• Enlightenment: In this stage, the victim finally realizes that they do not deserve to be abused. Additionally, the victim may finally come to terms with the fact that their partner is, in fact, abusive.
  • Responsibility: The victim realizes that their partner is the only one responsible for the abuse. Usually, during this stage, they will create a safety plan, seek support, regain control, and try to escape.

How Common is Battered Woman Syndrome?

According to the National Coalition Against Domestic Violence (NCADV), more than 10 million men and women suffer from domestic violence every year. 1 in 4 women and 1 in 9 men experience a wide range of intimate partner abuse, such as physical violence, sexual violence, stalking, etc. Most of these victims end up developing posttraumatic stress disorder and/or battered person syndrome.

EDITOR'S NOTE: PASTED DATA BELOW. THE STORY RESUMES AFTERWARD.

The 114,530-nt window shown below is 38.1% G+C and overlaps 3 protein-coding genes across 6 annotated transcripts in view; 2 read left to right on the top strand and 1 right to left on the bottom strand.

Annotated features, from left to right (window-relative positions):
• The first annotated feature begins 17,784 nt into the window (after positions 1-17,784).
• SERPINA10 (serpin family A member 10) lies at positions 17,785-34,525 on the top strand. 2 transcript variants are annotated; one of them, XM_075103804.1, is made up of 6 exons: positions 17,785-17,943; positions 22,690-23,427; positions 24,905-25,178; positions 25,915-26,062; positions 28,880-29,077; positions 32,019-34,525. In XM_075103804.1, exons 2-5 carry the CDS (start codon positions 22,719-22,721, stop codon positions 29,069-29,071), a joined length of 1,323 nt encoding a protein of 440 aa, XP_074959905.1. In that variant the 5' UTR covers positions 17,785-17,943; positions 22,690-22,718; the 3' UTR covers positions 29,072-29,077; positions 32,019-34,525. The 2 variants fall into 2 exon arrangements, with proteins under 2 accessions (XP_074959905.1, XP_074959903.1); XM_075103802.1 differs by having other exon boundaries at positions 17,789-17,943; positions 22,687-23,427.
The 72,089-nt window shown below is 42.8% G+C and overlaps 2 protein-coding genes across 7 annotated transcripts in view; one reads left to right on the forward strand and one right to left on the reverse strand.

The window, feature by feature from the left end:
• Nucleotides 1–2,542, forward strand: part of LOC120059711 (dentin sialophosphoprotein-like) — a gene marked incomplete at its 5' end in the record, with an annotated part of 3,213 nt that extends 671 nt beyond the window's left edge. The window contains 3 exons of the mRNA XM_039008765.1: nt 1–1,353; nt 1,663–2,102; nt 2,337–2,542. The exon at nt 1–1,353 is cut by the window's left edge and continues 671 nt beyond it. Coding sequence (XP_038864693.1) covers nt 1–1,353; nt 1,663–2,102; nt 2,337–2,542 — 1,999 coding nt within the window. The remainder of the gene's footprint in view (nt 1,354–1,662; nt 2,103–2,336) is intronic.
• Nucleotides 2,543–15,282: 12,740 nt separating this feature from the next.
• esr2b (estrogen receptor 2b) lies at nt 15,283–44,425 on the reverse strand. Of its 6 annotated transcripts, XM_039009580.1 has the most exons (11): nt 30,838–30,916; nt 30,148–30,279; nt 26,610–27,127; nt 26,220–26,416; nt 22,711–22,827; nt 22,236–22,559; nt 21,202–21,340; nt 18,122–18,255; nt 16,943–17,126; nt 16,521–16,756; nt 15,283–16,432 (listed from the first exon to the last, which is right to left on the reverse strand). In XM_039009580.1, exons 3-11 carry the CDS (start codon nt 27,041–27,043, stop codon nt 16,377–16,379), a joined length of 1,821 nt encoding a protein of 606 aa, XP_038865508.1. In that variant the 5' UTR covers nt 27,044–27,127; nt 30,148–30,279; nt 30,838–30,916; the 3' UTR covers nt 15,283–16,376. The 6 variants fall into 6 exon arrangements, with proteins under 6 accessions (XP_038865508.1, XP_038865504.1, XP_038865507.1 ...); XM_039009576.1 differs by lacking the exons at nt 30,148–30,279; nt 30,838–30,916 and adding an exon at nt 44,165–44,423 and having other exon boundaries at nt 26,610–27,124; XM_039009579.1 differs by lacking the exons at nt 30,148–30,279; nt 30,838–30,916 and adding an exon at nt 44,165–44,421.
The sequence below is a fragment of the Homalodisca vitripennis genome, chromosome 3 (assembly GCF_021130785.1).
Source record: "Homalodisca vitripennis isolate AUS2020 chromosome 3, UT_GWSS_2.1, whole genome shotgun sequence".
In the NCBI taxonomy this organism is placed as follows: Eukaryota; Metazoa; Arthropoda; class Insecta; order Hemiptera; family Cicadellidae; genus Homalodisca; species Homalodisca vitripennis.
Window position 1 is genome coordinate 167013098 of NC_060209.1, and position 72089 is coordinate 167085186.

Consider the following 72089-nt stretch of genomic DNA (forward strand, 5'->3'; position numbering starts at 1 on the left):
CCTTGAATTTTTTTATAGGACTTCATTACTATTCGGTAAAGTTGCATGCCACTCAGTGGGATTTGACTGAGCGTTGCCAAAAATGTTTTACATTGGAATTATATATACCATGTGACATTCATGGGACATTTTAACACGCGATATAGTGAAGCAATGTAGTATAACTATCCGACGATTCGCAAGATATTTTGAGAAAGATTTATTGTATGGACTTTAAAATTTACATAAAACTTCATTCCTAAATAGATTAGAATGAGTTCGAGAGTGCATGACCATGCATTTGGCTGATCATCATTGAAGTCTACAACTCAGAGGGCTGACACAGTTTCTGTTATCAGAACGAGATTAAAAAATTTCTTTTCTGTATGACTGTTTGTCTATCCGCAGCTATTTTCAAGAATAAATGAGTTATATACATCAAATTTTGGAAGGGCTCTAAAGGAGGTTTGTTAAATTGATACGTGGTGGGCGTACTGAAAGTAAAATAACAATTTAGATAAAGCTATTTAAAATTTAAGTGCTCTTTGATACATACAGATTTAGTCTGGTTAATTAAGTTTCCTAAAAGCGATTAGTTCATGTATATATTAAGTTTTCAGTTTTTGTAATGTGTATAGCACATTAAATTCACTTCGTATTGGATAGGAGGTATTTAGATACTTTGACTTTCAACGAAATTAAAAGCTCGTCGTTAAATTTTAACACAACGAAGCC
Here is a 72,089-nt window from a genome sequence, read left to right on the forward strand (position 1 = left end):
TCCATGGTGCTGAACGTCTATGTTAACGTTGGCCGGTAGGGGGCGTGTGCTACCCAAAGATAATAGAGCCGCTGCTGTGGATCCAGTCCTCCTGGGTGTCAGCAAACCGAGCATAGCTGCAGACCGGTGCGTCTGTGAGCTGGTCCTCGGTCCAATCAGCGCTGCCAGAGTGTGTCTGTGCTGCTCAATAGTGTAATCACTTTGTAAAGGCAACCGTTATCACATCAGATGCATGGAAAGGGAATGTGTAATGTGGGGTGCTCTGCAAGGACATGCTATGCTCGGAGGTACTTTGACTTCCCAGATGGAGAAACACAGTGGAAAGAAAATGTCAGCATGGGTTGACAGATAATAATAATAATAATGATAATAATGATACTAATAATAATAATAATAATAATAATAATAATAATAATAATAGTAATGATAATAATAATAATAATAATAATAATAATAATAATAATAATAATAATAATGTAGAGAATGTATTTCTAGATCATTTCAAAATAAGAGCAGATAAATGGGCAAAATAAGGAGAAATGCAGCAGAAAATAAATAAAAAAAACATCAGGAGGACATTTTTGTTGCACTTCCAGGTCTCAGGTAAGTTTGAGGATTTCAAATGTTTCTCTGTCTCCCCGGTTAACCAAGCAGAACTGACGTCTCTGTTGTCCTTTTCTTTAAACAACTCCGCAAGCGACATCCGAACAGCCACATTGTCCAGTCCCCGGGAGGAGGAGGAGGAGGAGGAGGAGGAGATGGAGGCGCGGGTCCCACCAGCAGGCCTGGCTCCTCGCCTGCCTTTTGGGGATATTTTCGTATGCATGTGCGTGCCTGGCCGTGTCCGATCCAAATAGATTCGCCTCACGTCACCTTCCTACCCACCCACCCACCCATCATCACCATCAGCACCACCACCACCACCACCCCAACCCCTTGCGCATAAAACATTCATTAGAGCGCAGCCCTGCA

Signs and Symptoms of Battered Woman Syndrome

Battered woman syndrome is generally not considered a mental illness in and of itself. Instead, it’s considered a pattern of symptoms that often coexists with PTSD symptoms. Common signs and symptoms of battered woman syndrome include:

  • Intrusive memories and flashbacks of past traumatic events
  • Severe anxiety and hypervigilance
  • Panic attacks
  • Severe depression
  • Very low self-esteem and/or poor body image
  • Avoidance and/or denial
  • Dissociation (mentally detaching from the physical body as a coping mechanism)
  • Learned helplessness
  • Feeling like they have no control over themselves or their life
  • Sexual dysfunction
  • Short-term memory problems and confusion (possibly from a past brain injury as a result of beatings/strangulations)
  • Very little financial resources
  • Very few friends and family members compared to before they entered the abusive relationship
  • Physical health problems as a result of chronic stress and physical violence (headaches, gastrointestinal problems, high blood pressure, musculoskeletal pain, etc.)
battered spouse syndrome

How Battered Woman Syndrome is Used as a Defense Against Criminal Charges